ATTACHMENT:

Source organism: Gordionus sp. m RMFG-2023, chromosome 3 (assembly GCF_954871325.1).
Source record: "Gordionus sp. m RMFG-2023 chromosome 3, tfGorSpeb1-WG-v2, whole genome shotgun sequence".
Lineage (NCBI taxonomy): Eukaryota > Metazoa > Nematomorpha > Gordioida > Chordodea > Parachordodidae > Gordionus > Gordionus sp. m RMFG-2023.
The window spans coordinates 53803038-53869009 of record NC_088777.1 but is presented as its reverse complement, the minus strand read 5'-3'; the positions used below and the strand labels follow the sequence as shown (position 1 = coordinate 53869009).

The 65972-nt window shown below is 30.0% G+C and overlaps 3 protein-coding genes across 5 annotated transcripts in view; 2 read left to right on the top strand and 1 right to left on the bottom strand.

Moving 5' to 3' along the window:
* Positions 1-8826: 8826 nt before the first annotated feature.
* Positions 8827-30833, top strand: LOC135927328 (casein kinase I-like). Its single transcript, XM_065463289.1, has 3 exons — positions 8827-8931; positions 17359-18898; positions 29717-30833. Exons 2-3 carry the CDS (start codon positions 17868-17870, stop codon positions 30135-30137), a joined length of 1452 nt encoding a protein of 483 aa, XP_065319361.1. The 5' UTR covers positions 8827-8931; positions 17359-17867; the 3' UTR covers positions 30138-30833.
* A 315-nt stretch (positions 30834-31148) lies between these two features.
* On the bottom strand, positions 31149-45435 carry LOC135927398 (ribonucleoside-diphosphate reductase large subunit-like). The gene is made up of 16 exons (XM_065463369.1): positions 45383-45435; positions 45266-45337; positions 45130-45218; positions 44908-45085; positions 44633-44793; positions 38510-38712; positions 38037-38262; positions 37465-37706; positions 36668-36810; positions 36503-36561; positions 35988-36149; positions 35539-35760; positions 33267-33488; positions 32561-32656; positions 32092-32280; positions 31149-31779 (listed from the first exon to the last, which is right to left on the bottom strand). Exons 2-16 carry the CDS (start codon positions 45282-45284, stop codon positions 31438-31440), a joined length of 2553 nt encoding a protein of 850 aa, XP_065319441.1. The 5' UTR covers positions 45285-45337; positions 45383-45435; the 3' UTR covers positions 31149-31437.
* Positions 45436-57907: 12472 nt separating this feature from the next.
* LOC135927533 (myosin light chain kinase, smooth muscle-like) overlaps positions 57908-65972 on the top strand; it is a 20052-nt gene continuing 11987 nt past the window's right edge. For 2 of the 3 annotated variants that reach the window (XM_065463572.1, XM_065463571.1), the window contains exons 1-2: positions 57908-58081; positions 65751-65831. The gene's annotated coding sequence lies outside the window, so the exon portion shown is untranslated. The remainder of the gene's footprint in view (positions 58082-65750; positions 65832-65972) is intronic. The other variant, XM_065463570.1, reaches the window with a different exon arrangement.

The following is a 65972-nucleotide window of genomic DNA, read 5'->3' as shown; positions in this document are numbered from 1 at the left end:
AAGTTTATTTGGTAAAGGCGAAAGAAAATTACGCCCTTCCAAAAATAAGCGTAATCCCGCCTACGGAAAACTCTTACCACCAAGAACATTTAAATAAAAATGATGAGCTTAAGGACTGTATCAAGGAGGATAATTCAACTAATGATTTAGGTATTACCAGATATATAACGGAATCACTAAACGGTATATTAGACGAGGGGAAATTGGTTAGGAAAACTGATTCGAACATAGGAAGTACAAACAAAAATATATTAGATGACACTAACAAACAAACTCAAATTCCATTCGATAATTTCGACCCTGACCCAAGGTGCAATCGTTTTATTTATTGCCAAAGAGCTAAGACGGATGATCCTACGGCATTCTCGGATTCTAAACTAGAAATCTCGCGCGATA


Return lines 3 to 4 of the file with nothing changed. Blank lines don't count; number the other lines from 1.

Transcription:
Lineage (NCBI taxonomy): Eukaryota > Metazoa > Nematomorpha > Gordioida > Chordodea > Parachordodidae > Gordionus > Gordionus sp. m RMFG-2023.
The window spans coordinates 53803038-53869009 of record NC_088777.1 but is presented as its reverse complement, the minus strand read 5'-3'; the positions used below and the strand labels follow the sequence as shown (position 1 = coordinate 53869009).